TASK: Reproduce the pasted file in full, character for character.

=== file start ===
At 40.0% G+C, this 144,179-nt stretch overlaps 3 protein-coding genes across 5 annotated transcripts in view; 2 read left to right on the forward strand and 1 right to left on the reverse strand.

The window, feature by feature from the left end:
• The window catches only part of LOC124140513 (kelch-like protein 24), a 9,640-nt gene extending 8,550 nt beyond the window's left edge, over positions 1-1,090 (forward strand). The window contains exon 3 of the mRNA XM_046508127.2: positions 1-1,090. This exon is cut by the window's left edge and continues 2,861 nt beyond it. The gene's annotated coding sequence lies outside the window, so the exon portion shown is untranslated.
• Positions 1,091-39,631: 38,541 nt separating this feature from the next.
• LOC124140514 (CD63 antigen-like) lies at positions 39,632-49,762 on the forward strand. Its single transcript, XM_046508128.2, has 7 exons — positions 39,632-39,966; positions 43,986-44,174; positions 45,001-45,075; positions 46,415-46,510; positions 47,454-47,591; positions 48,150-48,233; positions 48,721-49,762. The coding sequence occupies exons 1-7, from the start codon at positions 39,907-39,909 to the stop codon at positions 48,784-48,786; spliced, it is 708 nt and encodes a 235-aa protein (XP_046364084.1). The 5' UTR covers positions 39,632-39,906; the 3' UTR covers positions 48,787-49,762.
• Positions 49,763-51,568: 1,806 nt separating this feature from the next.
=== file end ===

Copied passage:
At 40.0% G+C, this 144,179-nt stretch overlaps 3 protein-coding genes across 5 annotated transcripts in view; 2 read left to right on the forward strand and 1 right to left on the reverse strand.

The window, feature by feature from the left end:
• The window catches only part of LOC124140513 (kelch-like protein 24), a 9,640-nt gene extending 8,550 nt beyond the window's left edge, over positions 1-1,090 (forward strand). The window contains exon 3 of the mRNA XM_046508127.2: positions 1-1,090. This exon is cut by the window's left edge and continues 2,861 nt beyond it. The gene's annotated coding sequence lies outside the window, so the exon portion shown is untranslated.
• Positions 1,091-39,631: 38,541 nt separating this feature from the next.
• LOC124140514 (CD63 antigen-like) lies at positions 39,632-49,762 on the forward strand. Its single transcript, XM_046508128.2, has 7 exons — positions 39,632-39,966; positions 43,986-44,174; positions 45,001-45,075; positions 46,415-46,510; positions 47,454-47,591; positions 48,150-48,233; positions 48,721-49,762. The coding sequence occupies exons 1-7, from the start codon at positions 39,907-39,909 to the stop codon at positions 48,784-48,786; spliced, it is 708 nt and encodes a 235-aa protein (XP_046364084.1). The 5' UTR covers positions 39,632-39,906; the 3' UTR covers positions 48,787-49,762.
• Positions 49,763-51,568: 1,806 nt separating this feature from the next.